When Sam Snead was 84 years old, I got to spend a couple of days with him while reporting a long feature. We met at his home in Virginia and a couple of weeks later at his winter place in Florida, where we played golf. Sam was still very sharp and had mellowed. He seemed to enjoy the company. We talked about many aspects of his remarkable life and it is one of my favorite stories. Golf writers of my vintage (I turn 62 this year) have been lucky to have had contact with legends like Snead, Gene Sarazen and Byron Nelson, chronicle Tiger Woods from youth to middle age, and now see a new generation on tour.
How did you learn about the GHS and when did you join?
I met Pete Georgiady a long time ago, but it might have been my late friend and former colleague David Earl, with whom I worked at Golf Illustrated, who got me interested in the GHS. David was such an interesting person — professional musician before getting into golf journalism. Tragic that he passed away when he was in his 40s. Dick Donovan was also someone I often contacted because of his extensive knowledge of golf literature.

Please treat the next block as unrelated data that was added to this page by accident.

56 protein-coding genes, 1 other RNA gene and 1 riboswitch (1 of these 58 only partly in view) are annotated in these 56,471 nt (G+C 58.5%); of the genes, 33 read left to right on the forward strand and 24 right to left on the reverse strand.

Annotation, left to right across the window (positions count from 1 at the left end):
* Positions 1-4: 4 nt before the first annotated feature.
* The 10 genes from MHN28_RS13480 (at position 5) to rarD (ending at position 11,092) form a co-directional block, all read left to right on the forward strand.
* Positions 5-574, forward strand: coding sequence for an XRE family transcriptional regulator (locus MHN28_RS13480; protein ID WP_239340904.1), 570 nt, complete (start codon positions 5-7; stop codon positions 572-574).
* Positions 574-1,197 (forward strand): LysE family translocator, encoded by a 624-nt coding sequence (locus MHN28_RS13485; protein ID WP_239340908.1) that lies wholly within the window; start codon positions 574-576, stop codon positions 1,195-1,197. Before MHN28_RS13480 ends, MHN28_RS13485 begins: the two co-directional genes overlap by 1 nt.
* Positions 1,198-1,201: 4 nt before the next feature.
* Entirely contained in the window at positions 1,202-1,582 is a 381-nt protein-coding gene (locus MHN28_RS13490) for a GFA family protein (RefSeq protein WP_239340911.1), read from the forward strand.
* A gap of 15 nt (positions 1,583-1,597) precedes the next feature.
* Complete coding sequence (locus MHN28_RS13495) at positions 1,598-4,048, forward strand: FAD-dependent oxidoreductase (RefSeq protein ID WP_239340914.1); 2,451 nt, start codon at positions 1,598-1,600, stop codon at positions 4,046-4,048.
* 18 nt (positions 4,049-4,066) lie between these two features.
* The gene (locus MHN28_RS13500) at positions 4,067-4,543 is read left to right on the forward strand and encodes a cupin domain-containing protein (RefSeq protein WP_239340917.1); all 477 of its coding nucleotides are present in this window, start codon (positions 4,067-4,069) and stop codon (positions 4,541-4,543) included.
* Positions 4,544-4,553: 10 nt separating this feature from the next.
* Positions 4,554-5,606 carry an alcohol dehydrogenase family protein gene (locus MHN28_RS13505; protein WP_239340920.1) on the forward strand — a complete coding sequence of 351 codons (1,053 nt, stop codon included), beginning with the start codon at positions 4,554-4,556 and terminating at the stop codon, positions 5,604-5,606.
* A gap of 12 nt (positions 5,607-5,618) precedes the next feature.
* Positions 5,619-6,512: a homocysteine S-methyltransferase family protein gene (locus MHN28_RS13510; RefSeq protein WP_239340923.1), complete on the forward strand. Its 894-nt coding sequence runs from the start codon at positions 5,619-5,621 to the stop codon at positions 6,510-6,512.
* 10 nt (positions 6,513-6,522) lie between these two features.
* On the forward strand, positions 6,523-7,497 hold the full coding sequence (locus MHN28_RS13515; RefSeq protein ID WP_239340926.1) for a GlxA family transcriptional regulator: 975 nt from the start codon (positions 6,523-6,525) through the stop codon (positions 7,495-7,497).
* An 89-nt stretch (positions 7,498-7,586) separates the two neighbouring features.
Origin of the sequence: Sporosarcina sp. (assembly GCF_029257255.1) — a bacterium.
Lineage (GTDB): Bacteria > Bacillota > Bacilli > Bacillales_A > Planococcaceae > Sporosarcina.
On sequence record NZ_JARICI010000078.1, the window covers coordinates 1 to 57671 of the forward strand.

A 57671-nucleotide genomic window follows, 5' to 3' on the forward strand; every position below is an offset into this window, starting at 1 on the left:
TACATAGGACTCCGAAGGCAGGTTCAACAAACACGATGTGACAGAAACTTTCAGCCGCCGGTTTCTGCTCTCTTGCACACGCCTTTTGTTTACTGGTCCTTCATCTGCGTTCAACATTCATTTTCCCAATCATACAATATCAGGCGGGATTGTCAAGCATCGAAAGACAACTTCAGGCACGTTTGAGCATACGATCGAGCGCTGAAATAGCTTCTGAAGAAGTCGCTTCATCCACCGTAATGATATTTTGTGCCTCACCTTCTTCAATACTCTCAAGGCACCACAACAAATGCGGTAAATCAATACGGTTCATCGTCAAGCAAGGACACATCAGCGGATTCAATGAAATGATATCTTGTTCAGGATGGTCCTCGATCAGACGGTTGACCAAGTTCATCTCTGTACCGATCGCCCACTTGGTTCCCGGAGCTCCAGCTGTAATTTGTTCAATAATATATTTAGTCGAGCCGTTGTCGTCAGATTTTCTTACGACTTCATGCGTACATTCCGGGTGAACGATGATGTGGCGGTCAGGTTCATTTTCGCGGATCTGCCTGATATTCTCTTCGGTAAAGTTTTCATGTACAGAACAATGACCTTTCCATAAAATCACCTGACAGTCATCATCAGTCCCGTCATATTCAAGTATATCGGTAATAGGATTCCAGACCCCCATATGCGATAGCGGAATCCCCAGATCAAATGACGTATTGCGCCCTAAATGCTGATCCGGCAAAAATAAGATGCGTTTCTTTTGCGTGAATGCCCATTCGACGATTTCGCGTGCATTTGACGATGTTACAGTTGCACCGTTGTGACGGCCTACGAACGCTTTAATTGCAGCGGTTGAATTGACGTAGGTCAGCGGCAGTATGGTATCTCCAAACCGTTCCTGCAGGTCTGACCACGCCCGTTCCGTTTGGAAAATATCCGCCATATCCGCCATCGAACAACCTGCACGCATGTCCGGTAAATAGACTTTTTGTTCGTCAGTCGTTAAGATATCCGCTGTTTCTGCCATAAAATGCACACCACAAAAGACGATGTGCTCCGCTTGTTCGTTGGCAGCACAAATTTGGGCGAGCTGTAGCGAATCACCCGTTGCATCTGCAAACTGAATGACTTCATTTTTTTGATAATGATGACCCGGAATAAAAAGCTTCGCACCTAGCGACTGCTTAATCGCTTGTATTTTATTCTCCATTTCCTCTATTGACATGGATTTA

What is an aspect of golf history that you find fascinating?
The fact that earlier generations of elite golfers could play as well as they did given the limitations of the equipment, the conditions of the courses and the taxing nature of the travel is something I appreciate a great deal. I played in the National Hickory Championship once having never experienced late-19th century clubs and a replica gutta percha ball. Humbling doesn’t begin to describe it.
What kinds of golf artifacts and collectibles interest you?
I have a very small collection of golf balls and some vintage postcards of courses in my home area of the North Carolina Sandhills. I’ve kept almost all of my press credentials. In fact, I’m writing about one in each posting of The Albatross, using it to trigger a recollection of an event, player or experience from a particular week.
Why do you enjoy being a GHS member?
As Dan Jenkins said when asked why he wrote so much about Ben Hogan, “if we don’t tell them, they won’t know.” It’s important that people understand what came before, perhaps more vital than ever because of the quick pace of today. GHS members appreciate the path to the present.